Question: Building A Phylogenetic Tree
gravatar for Mark
8.5 years ago by
Mark10 wrote:

Dear All,

What I am stating here is pretty much a textbook problem so please do not be offended if you find it too trivial. I have never been into phylogenetics but at the moment, I need to make a phylogenetic tree for a gene family of interest.

I extracted the sequences for this gene from different bacterial genomes, aligned the sequences and now I am ready to start. I looked at the available programs and there are just too many of them. For some reason, I liked PHYLIP. So I started to use it.

What I propose to do is the following: Use the alignment to build tree using distance based method (both NJ and UPGMA) and see if they both produce the same tree. If that is the case, I should be happy with the same and use this tree. If not, then I might need to explore Parsimony or Likelihood based methods. However, from whatever I have read so far, I understand that these methods run longer to run and sometimes, they do not even converge. I actually did try using dnapenny program from Phylip package and got the message "search broken off" after the program had been running for a couple of hours atleast. Any feedback/suggestions with my problems will be highly appreciated.

Thanks and regards, Mark.

phylogenetics tree • 4.1k views
ADD COMMENTlink modified 6.9 years ago by Biostar ♦♦ 20 • written 8.5 years ago by Mark10
gravatar for Leonor Palmeira
8.5 years ago by
Leonor Palmeira3.8k
Liège, Belgium
Leonor Palmeira3.8k wrote:

Here is a little background on phylogenetic inference methods. First of all, I would say there are four big types of inference methods (roughly in their historical order):

  • Maximum parsimony methods
  • Distance-based methods
  • Maximum likelihood methods
  • Bayesian methods

Nowadays, the golden standard is Maximum likelihood as well as Bayesian methods, specially because they implement probabilistic models of evolution which can be complexified to accurately model evolution (there are many papers on this, I could link you to a few if you are interested). The main issues for other methods are (i) consistency and (ii) robustness. See this paper or this website for some insights. I would, for instance, never use UPGMA (inconsistencies) nor parsimony (problems with high substitution rates or with long branches).

You can use PhyML (maximum likelihood), which is very fast. It can be used from within Seaview which I find quite useful.

ADD COMMENTlink written 8.5 years ago by Leonor Palmeira3.8k

Thanks Leonor. I will look at PhyML and see if I need to run it. Cheers

ADD REPLYlink written 8.5 years ago by Mark10

I always go for RAxML for ML and PhyloBayes for Bayesian inference. FastTree is excellent too if you just want a general idea of the topology..

ADD REPLYlink written 6.9 years ago by 5heikki9.2k
gravatar for Stefano Berri
8.5 years ago by
Stefano Berri4.2k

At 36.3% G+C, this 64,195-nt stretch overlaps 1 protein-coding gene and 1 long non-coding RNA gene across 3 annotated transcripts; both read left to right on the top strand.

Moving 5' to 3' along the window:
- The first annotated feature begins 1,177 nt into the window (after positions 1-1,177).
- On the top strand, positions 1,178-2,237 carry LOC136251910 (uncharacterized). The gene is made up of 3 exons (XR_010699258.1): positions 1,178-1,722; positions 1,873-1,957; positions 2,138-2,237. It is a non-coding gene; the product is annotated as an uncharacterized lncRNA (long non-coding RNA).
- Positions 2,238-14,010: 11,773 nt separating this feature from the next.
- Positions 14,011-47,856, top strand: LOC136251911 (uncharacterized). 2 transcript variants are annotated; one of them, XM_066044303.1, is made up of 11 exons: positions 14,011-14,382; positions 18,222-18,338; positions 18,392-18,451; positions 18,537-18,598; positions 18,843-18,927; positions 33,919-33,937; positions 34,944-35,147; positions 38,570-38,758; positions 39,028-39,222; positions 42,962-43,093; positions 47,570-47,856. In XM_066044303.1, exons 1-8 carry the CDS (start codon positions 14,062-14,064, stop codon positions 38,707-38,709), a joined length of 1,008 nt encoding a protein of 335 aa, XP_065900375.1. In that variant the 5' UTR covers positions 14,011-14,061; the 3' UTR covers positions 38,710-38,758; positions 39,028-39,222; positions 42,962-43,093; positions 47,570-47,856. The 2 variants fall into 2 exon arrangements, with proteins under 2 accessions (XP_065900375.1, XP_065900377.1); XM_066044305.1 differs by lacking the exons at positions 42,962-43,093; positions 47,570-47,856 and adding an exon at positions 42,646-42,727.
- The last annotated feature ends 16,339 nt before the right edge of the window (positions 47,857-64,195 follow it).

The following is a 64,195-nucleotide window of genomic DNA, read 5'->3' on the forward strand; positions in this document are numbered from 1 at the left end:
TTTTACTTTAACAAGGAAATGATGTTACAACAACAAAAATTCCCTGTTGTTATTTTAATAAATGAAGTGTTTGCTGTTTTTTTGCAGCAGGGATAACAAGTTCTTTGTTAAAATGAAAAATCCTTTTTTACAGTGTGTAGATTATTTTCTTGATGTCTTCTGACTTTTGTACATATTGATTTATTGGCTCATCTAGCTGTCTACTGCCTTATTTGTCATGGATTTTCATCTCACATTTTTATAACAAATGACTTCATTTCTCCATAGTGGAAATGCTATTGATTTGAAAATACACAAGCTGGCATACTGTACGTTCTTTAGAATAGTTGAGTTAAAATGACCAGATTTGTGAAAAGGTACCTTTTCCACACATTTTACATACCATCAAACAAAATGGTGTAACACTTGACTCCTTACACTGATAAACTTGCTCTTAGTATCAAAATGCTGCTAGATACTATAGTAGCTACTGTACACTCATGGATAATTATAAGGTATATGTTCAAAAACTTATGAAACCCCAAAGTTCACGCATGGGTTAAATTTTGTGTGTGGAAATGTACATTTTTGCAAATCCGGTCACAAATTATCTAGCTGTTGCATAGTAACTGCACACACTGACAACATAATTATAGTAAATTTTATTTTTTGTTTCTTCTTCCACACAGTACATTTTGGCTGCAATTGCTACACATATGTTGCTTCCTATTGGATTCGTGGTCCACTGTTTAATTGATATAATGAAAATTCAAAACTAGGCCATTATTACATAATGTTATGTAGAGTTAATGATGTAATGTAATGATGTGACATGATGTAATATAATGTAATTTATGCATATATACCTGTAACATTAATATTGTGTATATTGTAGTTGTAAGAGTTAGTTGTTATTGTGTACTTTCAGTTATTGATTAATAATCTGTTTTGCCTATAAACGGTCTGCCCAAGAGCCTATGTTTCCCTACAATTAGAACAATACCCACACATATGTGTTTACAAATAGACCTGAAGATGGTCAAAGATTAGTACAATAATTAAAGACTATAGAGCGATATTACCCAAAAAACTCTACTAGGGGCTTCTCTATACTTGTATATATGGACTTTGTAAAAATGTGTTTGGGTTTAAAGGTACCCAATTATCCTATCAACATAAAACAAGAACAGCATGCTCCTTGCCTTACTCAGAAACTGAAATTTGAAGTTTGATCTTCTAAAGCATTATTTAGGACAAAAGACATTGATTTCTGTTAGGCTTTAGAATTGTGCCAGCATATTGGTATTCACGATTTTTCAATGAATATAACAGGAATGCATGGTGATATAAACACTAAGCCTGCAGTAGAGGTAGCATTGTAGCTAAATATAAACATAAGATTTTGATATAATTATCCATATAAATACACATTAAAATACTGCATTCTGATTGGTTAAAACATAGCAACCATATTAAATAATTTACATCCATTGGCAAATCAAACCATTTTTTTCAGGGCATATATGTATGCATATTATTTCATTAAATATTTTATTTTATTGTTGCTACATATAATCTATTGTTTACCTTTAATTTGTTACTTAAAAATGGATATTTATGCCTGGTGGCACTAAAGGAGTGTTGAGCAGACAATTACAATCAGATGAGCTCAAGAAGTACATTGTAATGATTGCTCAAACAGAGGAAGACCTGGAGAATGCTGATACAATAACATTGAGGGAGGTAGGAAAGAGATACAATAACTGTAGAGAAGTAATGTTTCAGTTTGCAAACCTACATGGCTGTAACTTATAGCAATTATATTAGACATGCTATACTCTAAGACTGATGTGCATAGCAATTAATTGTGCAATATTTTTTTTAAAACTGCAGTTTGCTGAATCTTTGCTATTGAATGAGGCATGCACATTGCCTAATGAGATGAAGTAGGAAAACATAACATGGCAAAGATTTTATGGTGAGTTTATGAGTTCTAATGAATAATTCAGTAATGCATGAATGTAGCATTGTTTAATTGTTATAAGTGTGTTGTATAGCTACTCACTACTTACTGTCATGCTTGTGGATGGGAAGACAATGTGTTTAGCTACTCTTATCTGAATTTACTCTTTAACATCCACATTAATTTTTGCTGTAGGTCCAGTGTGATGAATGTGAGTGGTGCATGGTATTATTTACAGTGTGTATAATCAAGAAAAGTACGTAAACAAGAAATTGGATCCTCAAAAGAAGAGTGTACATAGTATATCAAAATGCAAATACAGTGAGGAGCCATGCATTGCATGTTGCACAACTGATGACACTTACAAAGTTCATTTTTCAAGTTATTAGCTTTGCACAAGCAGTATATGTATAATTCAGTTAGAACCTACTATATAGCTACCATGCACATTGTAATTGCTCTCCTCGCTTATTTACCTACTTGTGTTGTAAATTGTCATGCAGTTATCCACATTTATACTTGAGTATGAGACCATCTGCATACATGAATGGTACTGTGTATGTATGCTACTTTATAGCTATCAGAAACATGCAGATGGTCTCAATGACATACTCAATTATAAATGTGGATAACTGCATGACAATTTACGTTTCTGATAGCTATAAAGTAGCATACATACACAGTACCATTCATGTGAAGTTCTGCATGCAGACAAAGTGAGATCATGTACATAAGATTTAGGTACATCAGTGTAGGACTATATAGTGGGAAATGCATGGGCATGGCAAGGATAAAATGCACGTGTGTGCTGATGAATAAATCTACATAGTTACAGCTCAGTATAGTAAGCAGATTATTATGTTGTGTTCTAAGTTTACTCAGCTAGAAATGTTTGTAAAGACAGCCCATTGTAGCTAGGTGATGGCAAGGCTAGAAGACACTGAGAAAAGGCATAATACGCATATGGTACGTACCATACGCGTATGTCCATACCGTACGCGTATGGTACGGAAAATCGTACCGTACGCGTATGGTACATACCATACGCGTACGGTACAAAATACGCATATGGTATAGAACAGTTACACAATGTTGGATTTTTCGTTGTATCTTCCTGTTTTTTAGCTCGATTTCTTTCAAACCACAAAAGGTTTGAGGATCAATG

Cambridge, UK
Stefano Berri4.2k wrote:

Some info you want to provide:

Nucleic or protein sequences? How many sequences do you have? How long are they? What is the typical similarity? Do they contain a particualr motif/domain?

Regardless of the method you use, it is very likely that any two methods will give you two different results, unless there are very few sequences or they are very "easy". In any case, you won't be able to say which one is correct. The approach is to do some bootstrapping (PHILIP has a program that does it), produce 100 or 1000 sub datasets, run the same programs on them, and then see what is the consensus. You will then be able to say how much you "trust" your phylogenetic tree.

Also, a lot of care and "manual" work need to be spent "cleaning" the multiple alignment. Remove gaps that occur in most of the sequences, limit to region of relative similarity. If there are MANY sequences (like > 100) usually you make a rough tree to find groups and then you run within groups.

Hope this helps

ADD COMMENTlink written 8.5 years ago by Stefano Berri4.2k

Thanks Stefano for your rather quick response. My alignment is a set of nucleotide sequences, the total alignment has ~ 500 sequences and the length of the alignment is 1500 nt. The similarity (at the level of protein sequence since I did a BLASTP to find the homologs in the first place) is > 35%. I actually started to look into the bootstrapping and consensus programs in Phylip. I suppose I can look at 1000 replicates, get a consensus tree for these replicates and see if the two results (NJ vs UPGMA) match. The overall alignment is Ok with not too many "gapped regions" so I suppose I might not need to do the manual cleansing of the alignment.

If there is something else that I should be wary of, please let me know. Cheers

ADD REPLYlink written 8.5 years ago by Mark10

May I ask whether it is possible that a given a conserved motif does not align at the required position, let's say, for some of the sequences in a multiple sequence alignment? What is the solution in this case? Hope it's not too much of a digression. Thanks

ADD REPLYlink written 8.5 years ago by Olivier440
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